7. A book is an object fixed in time.
A book can tell us about its status in history. If we look through first editions of Moby Dick or Leaves of Grass, we find that they give away information not only about when they were created, but also about the worlds in which they were created, by way of advertisements, bindings, the quality of their paper, and watermarks on that paper. Such components are often not captured by scanning or are flattened out to make them of negligible use. In Nicholson Baker’s Double Fold—his saga about how libraries microfilmed runs of newspapers in the 1950s and 1960s and then discarded them—one of his chief complaints was that the filmers skipped advertising supplements and cartoons: things that had been deemed unimportant.
I generally find the print vs. ebook discussions boring, but sometimes, it’s interesting to see a take on why print books matter (not necessarily why they’re better, but why they’re important).
Marconi said the town knew all along it wanted to preserve the Philip Johnson building and an adjoining auditorium, and after Sendak’s death, many in the affluent town of 25,000 people on the New York line had the same idea to use it as a Sendak museum. The building has skylights over main circulation areas and despite a few roof leaks is considered to be in decent shape despite being vacant for so long.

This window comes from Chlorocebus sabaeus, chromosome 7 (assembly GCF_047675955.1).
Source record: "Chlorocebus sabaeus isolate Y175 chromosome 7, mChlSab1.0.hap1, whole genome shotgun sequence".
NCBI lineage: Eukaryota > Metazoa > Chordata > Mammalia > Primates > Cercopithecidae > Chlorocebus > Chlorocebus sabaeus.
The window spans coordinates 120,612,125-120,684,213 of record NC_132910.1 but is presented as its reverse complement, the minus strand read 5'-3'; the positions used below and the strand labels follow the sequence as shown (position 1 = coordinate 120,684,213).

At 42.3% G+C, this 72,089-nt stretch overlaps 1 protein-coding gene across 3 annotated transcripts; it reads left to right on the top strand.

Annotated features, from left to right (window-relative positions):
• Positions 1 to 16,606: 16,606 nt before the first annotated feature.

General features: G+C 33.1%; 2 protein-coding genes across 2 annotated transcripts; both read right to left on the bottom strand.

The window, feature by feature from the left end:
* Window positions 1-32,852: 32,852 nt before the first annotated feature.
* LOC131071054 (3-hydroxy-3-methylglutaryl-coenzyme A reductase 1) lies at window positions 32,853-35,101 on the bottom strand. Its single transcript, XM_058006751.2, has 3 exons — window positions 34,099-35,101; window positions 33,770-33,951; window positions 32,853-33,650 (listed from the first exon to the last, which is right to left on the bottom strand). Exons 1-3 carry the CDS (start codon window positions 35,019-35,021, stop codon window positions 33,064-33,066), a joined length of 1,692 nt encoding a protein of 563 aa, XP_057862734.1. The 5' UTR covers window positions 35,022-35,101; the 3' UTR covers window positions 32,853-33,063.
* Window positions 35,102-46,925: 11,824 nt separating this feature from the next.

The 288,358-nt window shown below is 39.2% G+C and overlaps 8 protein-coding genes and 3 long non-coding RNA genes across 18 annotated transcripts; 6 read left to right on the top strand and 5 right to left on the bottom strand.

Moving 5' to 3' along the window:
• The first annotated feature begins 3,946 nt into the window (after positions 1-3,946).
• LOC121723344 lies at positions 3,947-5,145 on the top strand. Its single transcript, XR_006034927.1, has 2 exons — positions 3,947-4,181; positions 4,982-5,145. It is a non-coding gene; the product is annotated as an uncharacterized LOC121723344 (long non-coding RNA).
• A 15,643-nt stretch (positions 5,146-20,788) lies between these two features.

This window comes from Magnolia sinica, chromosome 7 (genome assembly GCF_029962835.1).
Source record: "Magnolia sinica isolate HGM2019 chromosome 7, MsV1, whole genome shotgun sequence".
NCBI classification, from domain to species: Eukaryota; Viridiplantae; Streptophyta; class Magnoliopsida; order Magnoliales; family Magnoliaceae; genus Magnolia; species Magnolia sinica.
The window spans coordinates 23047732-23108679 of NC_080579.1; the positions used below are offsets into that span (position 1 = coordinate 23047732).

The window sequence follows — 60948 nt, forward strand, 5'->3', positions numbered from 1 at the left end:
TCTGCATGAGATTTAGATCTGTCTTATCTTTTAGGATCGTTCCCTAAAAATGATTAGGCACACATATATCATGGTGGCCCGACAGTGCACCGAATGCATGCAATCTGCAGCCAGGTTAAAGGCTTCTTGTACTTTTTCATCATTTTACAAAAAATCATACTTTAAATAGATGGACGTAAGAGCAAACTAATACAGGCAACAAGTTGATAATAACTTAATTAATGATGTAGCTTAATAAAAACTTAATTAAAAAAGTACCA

There’s a potential Maurice Sendak museum in the works.
I never get tired of looking at pictures of great bookstores around the world. Worth the slideshow.
Not even 5,000 candles in the wind could fill the hole in our hearts left by the end of “Parks and Recreation.” But wouldn’t it be great if we could comfort ourselves in its wake with the books that appeared throughout the series? Almost entirely phony, the titles alone were like bacon-wrapped steak to Ron Swanson. Here we’ve assembled a “Parks and Recreation” bibliography – complete with two in-office pamphlets and a handful of real books embraced by key characters.
A bibliography of (mostly fake) books from Parks & Recreation. I’ll miss this show.
Which books should you read next based on your zodiac sign?
Sign up for "This Week in Books" and stay up to date with the most interesting news in the world of books and reading!
Want a COMPLETELY CAPTIVATING audiobook? We recommend Crazy Rich Asians by Kevin Kwan. Get it or one of 250,000 other audiobooks free when you begin an Audible 30-day trial.